Throwing light on microbial dark matter

microbial dark matter
Author: Ramón Muñoz-Chápuli has been Professor of Animal Biology in the University of Málaga until his retirement. He has investigated for forty years in the fields of developmental biology and animal evolution.

In recent years, single cell genomics and metagenomic studies of environmental samples have enabled insights into “microbial dark matter”, the vast majority of microorganisms (basically Bacteria and Archaea) that cannot be cultured in the laboratory. A significant fraction of microbial dark matter is represented by patescibacteria or CPR (Candidate Phyla Radiation), a phylogenetically primitive group of bacteria with unique characteristics, for example their small size (200-300 nm) and streamlined genome (around 1 Mb, a fifth of the E. coli genome size) (Figure 1). This genome lacks many genes essential for other bacteria, for example those of the Krebs cycle, respiratory chain, and major biosynthetic pathways (amino acids, nucleotides, fatty acids) 1. These features (very small volume, reduced genome size, loss of genes of primary metabolism) also characterize other types of bacteria that live inside host cells, such as Wolbachia, an endosymbiont found in many arthropods, and Mycoplasma, cellular parasites that infect a wide range of organisms and are among the smallest self-replicating organisms. However, patescibacteria do not reside inside other cells; they must be obligate ectosymbionts to obtain nutrients from other microorganisms. Until now, there has been no way to manipulate the genome of any patescibacteria to study their physiological processes.

microbial dark matter
Figure 1. Example of Patescibacteria from groundwater showing ribosomes, pili and complex cell wall with an S-layer, a part of the cell envelope found in almost all archaea, as well as in many types of bacteria. A large bacterium and a bacteriophage are shown for size comparison. Dorita de Lucioni, Lima-Perú, own work inspired in images from Luef et al., 2015 ( CC BY-SA 4.0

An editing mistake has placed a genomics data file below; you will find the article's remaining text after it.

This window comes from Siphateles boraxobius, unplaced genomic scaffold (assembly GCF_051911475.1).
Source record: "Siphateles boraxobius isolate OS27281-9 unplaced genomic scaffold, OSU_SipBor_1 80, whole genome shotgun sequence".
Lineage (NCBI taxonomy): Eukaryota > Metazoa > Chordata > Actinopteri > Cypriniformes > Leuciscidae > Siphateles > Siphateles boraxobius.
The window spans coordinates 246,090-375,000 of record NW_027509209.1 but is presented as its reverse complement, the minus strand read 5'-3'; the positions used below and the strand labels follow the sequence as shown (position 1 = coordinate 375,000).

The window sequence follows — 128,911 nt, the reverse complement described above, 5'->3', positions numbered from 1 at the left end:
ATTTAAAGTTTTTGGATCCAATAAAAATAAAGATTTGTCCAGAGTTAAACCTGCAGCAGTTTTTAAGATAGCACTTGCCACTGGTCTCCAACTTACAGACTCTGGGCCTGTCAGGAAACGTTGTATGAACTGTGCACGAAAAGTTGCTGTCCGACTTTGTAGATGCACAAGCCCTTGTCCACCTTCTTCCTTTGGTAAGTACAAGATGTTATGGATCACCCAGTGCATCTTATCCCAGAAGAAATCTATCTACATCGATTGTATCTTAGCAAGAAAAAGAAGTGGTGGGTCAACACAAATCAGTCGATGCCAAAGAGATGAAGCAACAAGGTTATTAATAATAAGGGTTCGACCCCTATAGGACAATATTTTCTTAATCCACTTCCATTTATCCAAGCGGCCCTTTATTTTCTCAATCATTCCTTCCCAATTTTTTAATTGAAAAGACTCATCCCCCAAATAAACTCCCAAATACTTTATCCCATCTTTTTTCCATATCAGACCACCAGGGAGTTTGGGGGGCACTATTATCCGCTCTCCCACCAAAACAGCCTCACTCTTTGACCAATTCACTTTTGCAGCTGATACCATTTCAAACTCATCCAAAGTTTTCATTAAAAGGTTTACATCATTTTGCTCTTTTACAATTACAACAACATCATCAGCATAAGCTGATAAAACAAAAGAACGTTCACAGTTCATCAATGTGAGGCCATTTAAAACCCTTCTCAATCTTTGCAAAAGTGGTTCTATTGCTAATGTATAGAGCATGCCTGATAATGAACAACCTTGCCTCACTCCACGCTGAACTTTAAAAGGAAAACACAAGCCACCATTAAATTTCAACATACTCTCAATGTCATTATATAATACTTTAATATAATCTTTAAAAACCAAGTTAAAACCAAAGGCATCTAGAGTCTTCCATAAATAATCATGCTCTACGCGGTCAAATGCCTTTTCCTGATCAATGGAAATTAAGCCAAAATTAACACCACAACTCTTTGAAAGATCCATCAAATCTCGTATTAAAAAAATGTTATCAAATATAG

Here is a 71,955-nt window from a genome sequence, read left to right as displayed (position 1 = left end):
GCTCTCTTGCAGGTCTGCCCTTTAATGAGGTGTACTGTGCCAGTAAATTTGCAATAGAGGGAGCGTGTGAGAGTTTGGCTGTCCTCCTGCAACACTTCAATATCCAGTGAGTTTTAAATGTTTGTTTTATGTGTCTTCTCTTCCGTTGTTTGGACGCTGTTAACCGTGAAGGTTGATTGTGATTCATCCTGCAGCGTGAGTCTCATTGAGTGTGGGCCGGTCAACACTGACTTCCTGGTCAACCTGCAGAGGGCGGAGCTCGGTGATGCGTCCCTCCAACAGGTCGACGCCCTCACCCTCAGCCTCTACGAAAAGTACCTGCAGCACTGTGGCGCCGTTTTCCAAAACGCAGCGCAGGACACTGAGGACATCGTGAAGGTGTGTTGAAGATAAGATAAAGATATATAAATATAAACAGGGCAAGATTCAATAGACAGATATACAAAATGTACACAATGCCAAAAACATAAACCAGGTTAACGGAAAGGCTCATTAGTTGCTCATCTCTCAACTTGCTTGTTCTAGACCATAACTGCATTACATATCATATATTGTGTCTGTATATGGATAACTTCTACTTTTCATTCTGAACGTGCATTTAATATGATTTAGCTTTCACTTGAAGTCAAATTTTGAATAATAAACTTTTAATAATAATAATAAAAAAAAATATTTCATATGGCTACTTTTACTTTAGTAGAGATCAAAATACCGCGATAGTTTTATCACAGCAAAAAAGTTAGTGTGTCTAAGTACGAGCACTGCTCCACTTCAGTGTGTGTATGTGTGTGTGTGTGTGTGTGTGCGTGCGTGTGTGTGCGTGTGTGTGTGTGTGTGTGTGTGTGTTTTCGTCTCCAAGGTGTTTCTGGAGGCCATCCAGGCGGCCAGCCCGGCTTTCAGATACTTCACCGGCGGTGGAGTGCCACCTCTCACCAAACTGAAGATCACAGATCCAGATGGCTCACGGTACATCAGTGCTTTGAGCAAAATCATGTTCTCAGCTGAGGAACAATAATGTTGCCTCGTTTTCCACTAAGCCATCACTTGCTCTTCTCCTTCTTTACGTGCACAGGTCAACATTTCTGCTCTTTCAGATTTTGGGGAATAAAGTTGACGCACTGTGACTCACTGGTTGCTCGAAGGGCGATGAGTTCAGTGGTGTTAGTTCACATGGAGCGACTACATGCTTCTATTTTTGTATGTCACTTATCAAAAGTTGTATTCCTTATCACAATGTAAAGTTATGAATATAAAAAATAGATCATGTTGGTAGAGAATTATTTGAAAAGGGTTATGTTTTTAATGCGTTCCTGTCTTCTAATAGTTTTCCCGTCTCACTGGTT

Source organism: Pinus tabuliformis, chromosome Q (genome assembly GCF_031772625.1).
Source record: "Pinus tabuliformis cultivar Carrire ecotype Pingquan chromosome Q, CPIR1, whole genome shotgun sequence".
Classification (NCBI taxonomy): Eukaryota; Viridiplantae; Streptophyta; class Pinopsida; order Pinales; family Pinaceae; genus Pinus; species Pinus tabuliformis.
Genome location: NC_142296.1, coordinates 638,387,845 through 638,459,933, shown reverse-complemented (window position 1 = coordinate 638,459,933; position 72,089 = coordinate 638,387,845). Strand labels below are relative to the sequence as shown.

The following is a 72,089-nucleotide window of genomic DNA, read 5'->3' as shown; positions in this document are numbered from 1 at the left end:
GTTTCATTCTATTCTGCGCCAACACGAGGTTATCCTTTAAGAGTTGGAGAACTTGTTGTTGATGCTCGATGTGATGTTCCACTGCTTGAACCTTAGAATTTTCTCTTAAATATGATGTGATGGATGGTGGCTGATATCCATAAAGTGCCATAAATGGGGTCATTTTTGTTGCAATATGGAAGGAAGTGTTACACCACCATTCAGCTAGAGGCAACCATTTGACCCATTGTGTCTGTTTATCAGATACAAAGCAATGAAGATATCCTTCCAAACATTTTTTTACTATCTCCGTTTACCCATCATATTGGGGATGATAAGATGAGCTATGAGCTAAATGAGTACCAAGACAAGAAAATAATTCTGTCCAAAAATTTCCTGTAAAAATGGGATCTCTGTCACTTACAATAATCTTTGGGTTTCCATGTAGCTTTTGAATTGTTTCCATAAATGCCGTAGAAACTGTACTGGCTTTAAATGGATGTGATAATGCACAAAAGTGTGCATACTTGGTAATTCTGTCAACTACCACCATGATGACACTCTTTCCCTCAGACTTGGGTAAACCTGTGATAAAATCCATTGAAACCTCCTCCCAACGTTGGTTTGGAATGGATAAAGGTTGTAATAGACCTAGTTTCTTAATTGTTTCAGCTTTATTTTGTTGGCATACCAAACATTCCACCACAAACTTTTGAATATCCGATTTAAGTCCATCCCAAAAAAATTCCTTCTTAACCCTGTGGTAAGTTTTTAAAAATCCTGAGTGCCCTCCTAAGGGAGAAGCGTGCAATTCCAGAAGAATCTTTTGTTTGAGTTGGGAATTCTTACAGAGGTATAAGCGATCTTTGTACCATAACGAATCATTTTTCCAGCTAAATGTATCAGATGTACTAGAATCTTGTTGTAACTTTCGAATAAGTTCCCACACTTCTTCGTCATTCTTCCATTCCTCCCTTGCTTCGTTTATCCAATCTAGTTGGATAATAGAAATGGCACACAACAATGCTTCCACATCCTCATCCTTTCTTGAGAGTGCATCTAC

Cultivating some microbial dark matter

Recently, it has become possible to cultivate some strains of Saccharibacteria, a group of CPR found in terrestrial and marine environments, as well as in the human oral microbiome 2. These strains are dependent on their association with other bacteria. The ability to cultivate them has allowed a group of microbiologists from the University of Washington in Seattle, leaded by Joseph Mougous, to manipulate the genome of a Saccharibacteria species for the first time, specifically Southlakia epibionticum, which lives in association with Actinomyces israelii, the agent of human actinomycosis. This report has been recently published in Cell 3.

It was already known that patescibacteria were capable of incorporating exogenous DNA, similar to other bacteria. It was thought that through this mechanism, called transformation, their inability to synthesize nucleotides could be compensated for. Mougous’s group used this competence to introduce into Southlakia a cassette with a hygromycin resistance gene, a lethal antibiotic for Southlakia but not affecting Actinomyces. The cassette also included genes encoding different fluorescent proteins. This allowed them to select hygromycin-resistant strains of Southlakia that expressed fluorescent proteins. This made it possible not only to visualize Southlakia attached to the surface of host bacteria but also to observe two very different behaviors. Many of them remained adhered without any change, but others, called “productive,” grew and produced small buds that were released, giving rise to free individuals (around 10 descendants in 20 hours). This can be seen in this video produced by Mougous’ laboratory. It was very interesting to find that Actinomyces carrying non-productive Southlakia divided and proliferated normally, but growth stopped or even reversed when carrying one or more productive Southlakia (Figure 2). This observation suggested that Southlakia growth was at the expense of molecules necessary for Actinomyces growth, indicating a parasitic relationship.